Like mentioned , Boss was at the time just one of a vast multitude of manufacturers .
Here is one of their products - as I understand it , a Kriegsmarine tunic altered for WH use .
I would believe such an item to be very sought after , even if not SS ..
But they DID produce those too ..
Very nice. But not an early black SS uniform, to be sure. Thanks for your fine aid.
Do bear with me that I beat a dead horse, but the Diebitsch and Boss things do need some corrective.
Allow me a general observation:
Apparently, the answer to the question of who exactly designed the black SS service dress is lost in time. Nobody knows for sure just who the designer was; all we can do with any degree of certainty is to rule out some names (like Diebitsch or Hugo Boss, although the latter was never a serious candidate for this honor, just an undying internet myth). Maybe it was not even a single individual, but some SA/SS committee with the final decision resting in the hands of Röhm or even Hitler?
Unless some previously unknown period paperwork turns up, we will never know for sure.
Now, while the question is, of course, not an uninteresting one, I think it is really not all that important, either, not least because of the fact that the design process in question did not really involve that much creativity or innovativeness at all.
If we think about it, there was nothing crucially new about the black service dress:
All the badges and insignia were carried over from the brownshirt uniform, as were accoutrements like the brassard, belt and cross-strap, tie, high boots etc. The shape and style of the peaked cap was modelled on existing service caps worn by various uniformed organizations and even the cut of the tunic was not really new. (Just look at, for example, the experimental tunics worn by the Reichswehr in 1927/1928 with their open collars and slash side pockets.) The brown uniform shirt was an obvious no-brainer as was the choice of the black color for the other items, which was determined by the existing black caps, breeches and ties already worn with the brownshirt uniform.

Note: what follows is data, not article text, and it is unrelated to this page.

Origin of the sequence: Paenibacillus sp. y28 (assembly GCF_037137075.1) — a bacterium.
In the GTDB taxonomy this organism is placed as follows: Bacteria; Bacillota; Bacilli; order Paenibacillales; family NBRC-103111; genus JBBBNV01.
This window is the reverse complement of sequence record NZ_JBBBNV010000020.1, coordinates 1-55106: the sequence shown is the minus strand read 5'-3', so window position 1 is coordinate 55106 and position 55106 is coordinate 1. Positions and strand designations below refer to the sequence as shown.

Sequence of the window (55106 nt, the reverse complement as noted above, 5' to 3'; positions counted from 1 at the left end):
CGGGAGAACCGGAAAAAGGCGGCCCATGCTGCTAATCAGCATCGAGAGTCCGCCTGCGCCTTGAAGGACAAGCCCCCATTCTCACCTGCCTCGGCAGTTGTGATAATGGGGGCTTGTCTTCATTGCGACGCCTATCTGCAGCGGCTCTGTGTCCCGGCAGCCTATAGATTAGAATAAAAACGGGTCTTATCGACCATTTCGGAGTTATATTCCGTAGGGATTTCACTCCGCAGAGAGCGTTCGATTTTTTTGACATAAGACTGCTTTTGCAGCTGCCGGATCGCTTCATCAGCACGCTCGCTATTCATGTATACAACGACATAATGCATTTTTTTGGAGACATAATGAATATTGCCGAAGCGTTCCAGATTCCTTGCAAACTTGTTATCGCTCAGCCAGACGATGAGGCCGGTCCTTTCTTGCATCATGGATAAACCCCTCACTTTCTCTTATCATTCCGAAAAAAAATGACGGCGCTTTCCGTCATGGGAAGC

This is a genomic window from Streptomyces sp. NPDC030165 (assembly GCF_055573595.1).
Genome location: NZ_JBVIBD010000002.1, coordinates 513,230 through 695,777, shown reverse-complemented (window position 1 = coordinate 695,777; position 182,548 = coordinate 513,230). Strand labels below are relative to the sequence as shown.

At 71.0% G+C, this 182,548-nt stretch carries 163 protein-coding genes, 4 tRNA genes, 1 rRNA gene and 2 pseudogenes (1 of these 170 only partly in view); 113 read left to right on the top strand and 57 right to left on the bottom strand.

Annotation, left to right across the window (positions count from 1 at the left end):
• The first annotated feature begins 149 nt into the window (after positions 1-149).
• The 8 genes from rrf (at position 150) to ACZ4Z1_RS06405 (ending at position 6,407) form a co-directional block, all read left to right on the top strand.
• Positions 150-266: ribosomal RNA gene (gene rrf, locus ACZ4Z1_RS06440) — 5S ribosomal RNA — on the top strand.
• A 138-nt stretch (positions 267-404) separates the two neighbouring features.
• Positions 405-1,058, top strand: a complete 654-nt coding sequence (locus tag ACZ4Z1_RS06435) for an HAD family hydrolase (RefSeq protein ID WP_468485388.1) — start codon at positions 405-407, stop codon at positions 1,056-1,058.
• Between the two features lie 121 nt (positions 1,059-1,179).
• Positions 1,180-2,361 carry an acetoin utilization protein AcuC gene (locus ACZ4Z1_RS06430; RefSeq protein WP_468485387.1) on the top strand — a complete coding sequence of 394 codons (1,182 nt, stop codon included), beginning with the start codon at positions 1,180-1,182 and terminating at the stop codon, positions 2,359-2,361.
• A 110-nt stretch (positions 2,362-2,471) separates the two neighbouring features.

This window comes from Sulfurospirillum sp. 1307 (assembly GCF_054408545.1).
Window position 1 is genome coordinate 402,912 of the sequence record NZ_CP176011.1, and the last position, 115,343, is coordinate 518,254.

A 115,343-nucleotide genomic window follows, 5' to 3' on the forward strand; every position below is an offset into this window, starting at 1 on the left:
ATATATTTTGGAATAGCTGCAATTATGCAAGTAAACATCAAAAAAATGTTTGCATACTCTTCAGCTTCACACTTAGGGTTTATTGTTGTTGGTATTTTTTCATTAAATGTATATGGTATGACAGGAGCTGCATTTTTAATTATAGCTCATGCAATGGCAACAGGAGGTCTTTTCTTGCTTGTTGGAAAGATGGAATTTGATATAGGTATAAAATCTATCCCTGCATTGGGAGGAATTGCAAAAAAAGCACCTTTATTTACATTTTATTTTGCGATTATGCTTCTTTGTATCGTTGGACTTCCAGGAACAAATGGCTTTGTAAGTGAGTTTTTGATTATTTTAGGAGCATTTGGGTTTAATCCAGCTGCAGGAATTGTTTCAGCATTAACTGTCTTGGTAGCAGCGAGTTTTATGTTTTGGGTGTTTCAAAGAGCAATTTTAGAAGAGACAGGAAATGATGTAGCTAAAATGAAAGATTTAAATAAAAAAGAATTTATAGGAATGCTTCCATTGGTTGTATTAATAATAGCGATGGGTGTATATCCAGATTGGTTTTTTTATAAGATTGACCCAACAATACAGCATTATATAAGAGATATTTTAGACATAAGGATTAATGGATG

As striking, impressive and sinister as the black uniform looks (especially at the peak of its evolution and refinement ca. 1938/1939) it was not born from a sudden flash of genius by an unknown Nazi coutourier in his studio.
I was under the impression , that Black was used in the tradition of the Death Head Hussars , also the reason for the choice of a totenkopf as insignia . This is a interesting topic , and I hope the period paperwork is one day discovered as HPL has said . One thing we can all agree on is , it was the snappiest uniform in the history of uniforms .